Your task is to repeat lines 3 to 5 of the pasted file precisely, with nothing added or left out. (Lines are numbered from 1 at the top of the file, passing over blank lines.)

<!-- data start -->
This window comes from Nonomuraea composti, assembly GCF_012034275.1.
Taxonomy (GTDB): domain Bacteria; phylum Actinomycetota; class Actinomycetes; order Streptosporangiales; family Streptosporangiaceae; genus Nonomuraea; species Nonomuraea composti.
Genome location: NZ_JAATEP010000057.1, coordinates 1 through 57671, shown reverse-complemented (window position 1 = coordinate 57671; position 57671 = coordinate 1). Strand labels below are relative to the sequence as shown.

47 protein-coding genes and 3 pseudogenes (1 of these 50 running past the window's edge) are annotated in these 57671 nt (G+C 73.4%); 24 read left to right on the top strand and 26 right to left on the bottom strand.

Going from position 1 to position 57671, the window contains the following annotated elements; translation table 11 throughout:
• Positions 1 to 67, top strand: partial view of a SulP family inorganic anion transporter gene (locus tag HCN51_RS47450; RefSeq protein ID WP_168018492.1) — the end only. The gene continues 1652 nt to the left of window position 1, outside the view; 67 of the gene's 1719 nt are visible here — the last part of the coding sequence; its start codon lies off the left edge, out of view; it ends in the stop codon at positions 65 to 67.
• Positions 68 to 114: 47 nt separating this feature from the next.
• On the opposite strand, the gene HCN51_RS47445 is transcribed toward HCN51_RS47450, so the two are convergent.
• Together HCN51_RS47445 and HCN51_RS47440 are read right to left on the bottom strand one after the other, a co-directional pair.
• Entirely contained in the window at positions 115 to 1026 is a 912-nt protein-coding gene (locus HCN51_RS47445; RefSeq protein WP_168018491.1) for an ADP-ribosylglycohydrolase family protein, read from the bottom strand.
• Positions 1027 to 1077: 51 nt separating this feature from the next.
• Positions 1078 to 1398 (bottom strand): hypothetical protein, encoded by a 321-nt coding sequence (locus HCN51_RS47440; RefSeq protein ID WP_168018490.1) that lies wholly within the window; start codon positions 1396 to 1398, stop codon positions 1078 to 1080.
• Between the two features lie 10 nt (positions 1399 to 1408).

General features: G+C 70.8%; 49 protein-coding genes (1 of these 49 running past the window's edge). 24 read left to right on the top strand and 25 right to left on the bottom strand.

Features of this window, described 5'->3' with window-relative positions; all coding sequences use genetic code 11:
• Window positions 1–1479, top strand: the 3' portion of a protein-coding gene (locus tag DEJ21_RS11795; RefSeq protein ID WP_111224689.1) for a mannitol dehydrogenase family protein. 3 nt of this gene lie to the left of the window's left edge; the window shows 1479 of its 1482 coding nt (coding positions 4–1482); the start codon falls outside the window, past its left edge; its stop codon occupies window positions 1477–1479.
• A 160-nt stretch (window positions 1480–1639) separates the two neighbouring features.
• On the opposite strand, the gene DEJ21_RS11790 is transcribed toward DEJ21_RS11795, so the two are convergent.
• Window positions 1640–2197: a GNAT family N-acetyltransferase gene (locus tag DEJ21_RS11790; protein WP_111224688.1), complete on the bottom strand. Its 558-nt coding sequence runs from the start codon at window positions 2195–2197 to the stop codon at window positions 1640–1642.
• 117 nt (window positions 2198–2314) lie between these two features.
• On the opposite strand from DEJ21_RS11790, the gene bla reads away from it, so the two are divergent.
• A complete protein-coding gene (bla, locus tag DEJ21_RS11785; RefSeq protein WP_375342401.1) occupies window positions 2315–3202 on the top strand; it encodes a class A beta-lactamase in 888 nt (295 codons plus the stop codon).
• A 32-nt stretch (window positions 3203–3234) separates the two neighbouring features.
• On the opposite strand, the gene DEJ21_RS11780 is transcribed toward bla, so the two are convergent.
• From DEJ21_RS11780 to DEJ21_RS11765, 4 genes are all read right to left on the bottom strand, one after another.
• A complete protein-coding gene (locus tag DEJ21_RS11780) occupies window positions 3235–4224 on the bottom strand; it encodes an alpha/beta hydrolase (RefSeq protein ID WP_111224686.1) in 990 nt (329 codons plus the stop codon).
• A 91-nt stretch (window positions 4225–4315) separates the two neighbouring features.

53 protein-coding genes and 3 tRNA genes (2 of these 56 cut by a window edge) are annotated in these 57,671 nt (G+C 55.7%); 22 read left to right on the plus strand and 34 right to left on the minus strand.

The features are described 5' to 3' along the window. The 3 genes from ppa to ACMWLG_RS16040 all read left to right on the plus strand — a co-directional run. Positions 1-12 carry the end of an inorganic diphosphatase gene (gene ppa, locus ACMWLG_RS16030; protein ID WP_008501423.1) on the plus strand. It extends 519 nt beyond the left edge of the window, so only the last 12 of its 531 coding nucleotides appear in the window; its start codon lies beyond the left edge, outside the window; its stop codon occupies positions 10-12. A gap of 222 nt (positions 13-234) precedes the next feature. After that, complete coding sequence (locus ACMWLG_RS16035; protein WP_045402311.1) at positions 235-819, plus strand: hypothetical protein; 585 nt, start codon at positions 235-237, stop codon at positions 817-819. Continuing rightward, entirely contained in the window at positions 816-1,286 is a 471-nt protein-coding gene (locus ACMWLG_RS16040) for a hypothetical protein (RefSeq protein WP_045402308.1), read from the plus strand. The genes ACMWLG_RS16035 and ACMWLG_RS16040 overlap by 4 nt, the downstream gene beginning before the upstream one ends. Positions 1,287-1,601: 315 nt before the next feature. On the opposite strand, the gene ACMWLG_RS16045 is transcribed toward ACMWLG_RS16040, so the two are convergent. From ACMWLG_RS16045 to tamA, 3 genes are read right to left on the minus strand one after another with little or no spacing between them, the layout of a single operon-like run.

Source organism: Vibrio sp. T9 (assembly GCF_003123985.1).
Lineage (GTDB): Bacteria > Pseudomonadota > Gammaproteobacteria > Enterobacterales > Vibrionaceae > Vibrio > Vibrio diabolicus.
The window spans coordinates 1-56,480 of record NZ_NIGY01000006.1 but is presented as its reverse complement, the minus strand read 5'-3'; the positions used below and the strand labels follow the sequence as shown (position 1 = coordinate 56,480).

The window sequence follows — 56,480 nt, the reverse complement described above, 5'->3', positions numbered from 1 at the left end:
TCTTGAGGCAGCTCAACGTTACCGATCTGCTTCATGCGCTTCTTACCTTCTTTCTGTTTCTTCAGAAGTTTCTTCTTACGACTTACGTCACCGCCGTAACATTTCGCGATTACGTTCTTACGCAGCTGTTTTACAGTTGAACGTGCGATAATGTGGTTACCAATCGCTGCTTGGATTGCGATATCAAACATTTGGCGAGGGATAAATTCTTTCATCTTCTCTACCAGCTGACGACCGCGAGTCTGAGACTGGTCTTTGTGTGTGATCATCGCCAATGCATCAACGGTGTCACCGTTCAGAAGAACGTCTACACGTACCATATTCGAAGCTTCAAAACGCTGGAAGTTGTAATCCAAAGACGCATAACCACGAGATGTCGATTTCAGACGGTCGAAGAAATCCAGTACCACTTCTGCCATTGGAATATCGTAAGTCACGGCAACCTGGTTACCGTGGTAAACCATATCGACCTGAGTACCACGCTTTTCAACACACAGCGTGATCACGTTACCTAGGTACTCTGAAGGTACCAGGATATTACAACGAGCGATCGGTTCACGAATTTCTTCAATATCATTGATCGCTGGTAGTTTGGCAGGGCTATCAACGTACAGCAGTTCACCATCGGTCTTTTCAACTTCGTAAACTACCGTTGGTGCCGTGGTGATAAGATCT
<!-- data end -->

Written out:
Genome location: NZ_JAATEP010000057.1, coordinates 1 through 57671, shown reverse-complemented (window position 1 = coordinate 57671; position 57671 = coordinate 1). Strand labels below are relative to the sequence as shown.

47 protein-coding genes and 3 pseudogenes (1 of these 50 running past the window's edge) are annotated in these 57671 nt (G+C 73.4%); 24 read left to right on the top strand and 26 right to left on the bottom strand.

Going from position 1 to position 57671, the window contains the following annotated elements; translation table 11 throughout: